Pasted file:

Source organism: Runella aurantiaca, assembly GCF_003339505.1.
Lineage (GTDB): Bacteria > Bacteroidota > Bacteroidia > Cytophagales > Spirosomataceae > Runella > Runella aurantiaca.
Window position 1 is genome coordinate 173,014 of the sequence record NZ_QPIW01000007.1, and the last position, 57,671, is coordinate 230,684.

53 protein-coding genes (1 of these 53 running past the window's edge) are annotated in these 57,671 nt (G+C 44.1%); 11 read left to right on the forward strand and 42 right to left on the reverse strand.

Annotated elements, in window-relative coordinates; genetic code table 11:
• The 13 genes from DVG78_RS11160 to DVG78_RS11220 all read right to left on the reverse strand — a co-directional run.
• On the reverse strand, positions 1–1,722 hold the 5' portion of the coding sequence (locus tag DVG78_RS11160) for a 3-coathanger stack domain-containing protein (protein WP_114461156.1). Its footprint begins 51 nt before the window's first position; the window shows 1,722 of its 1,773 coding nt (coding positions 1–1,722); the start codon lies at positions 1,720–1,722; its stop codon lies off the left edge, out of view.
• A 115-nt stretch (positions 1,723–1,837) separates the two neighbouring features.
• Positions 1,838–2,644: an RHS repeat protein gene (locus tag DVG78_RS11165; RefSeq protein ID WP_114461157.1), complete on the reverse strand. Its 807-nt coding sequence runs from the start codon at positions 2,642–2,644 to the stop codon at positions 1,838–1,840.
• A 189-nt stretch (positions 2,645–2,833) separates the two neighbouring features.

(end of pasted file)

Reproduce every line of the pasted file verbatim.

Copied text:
Source organism: Runella aurantiaca, assembly GCF_003339505.1.
Lineage (GTDB): Bacteria > Bacteroidota > Bacteroidia > Cytophagales > Spirosomataceae > Runella > Runella aurantiaca.
Window position 1 is genome coordinate 173,014 of the sequence record NZ_QPIW01000007.1, and the last position, 57,671, is coordinate 230,684.

53 protein-coding genes (1 of these 53 running past the window's edge) are annotated in these 57,671 nt (G+C 44.1%); 11 read left to right on the forward strand and 42 right to left on the reverse strand.

Annotated elements, in window-relative coordinates; genetic code table 11:
• The 13 genes from DVG78_RS11160 to DVG78_RS11220 all read right to left on the reverse strand — a co-directional run.
• On the reverse strand, positions 1–1,722 hold the 5' portion of the coding sequence (locus tag DVG78_RS11160) for a 3-coathanger stack domain-containing protein (protein WP_114461156.1). Its footprint begins 51 nt before the window's first position; the window shows 1,722 of its 1,773 coding nt (coding positions 1–1,722); the start codon lies at positions 1,720–1,722; its stop codon lies off the left edge, out of view.
• A 115-nt stretch (positions 1,723–1,837) separates the two neighbouring features.
• Positions 1,838–2,644: an RHS repeat protein gene (locus tag DVG78_RS11165; RefSeq protein ID WP_114461157.1), complete on the reverse strand. Its 807-nt coding sequence runs from the start codon at positions 2,642–2,644 to the stop codon at positions 1,838–1,840.
• A 189-nt stretch (positions 2,645–2,833) separates the two neighbouring features.